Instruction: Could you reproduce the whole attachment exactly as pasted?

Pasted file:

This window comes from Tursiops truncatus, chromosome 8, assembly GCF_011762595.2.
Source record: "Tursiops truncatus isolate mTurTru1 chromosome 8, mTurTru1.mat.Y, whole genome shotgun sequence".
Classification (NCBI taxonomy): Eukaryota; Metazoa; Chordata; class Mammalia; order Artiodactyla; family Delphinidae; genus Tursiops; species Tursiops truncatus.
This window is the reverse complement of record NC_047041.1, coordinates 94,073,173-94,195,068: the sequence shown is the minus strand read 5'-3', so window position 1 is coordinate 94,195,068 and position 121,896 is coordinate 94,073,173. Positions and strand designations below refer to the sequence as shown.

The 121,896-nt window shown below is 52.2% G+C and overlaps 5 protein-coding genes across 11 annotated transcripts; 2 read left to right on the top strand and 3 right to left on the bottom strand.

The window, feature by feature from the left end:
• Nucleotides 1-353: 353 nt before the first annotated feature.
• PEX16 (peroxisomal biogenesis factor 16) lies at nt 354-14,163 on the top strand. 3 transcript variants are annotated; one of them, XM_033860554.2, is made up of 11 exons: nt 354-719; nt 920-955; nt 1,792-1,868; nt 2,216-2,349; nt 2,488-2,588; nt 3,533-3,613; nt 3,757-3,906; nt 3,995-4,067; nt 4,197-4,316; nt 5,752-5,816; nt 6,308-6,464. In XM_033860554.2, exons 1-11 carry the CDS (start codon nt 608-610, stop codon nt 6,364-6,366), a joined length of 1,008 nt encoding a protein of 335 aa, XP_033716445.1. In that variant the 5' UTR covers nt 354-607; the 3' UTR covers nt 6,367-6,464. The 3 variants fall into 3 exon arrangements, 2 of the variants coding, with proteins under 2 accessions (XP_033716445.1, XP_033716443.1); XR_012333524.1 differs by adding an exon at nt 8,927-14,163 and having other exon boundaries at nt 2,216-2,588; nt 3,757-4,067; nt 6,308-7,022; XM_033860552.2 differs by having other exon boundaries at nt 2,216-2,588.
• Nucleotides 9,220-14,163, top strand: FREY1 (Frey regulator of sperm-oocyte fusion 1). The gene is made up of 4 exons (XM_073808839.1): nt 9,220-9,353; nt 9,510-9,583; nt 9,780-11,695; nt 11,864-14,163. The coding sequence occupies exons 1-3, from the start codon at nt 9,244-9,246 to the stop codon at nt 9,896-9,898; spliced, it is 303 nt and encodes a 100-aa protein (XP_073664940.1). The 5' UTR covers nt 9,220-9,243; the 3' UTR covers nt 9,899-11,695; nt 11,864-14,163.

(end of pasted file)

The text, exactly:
This window comes from Tursiops truncatus, chromosome 8, assembly GCF_011762595.2.
Source record: "Tursiops truncatus isolate mTurTru1 chromosome 8, mTurTru1.mat.Y, whole genome shotgun sequence".
Classification (NCBI taxonomy): Eukaryota; Metazoa; Chordata; class Mammalia; order Artiodactyla; family Delphinidae; genus Tursiops; species Tursiops truncatus.
This window is the reverse complement of record NC_047041.1, coordinates 94,073,173-94,195,068: the sequence shown is the minus strand read 5'-3', so window position 1 is coordinate 94,195,068 and position 121,896 is coordinate 94,073,173. Positions and strand designations below refer to the sequence as shown.

The 121,896-nt window shown below is 52.2% G+C and overlaps 5 protein-coding genes across 11 annotated transcripts; 2 read left to right on the top strand and 3 right to left on the bottom strand.

The window, feature by feature from the left end:
• Nucleotides 1-353: 353 nt before the first annotated feature.
• PEX16 (peroxisomal biogenesis factor 16) lies at nt 354-14,163 on the top strand. 3 transcript variants are annotated; one of them, XM_033860554.2, is made up of 11 exons: nt 354-719; nt 920-955; nt 1,792-1,868; nt 2,216-2,349; nt 2,488-2,588; nt 3,533-3,613; nt 3,757-3,906; nt 3,995-4,067; nt 4,197-4,316; nt 5,752-5,816; nt 6,308-6,464. In XM_033860554.2, exons 1-11 carry the CDS (start codon nt 608-610, stop codon nt 6,364-6,366), a joined length of 1,008 nt encoding a protein of 335 aa, XP_033716445.1. In that variant the 5' UTR covers nt 354-607; the 3' UTR covers nt 6,367-6,464. The 3 variants fall into 3 exon arrangements, 2 of the variants coding, with proteins under 2 accessions (XP_033716445.1, XP_033716443.1); XR_012333524.1 differs by adding an exon at nt 8,927-14,163 and having other exon boundaries at nt 2,216-2,588; nt 3,757-4,067; nt 6,308-7,022; XM_033860552.2 differs by having other exon boundaries at nt 2,216-2,588.
• Nucleotides 9,220-14,163, top strand: FREY1 (Frey regulator of sperm-oocyte fusion 1). The gene is made up of 4 exons (XM_073808839.1): nt 9,220-9,353; nt 9,510-9,583; nt 9,780-11,695; nt 11,864-14,163. The coding sequence occupies exons 1-3, from the start codon at nt 9,244-9,246 to the stop codon at nt 9,896-9,898; spliced, it is 303 nt and encodes a 100-aa protein (XP_073664940.1). The 5' UTR covers nt 9,220-9,243; the 3' UTR covers nt 9,899-11,695; nt 11,864-14,163.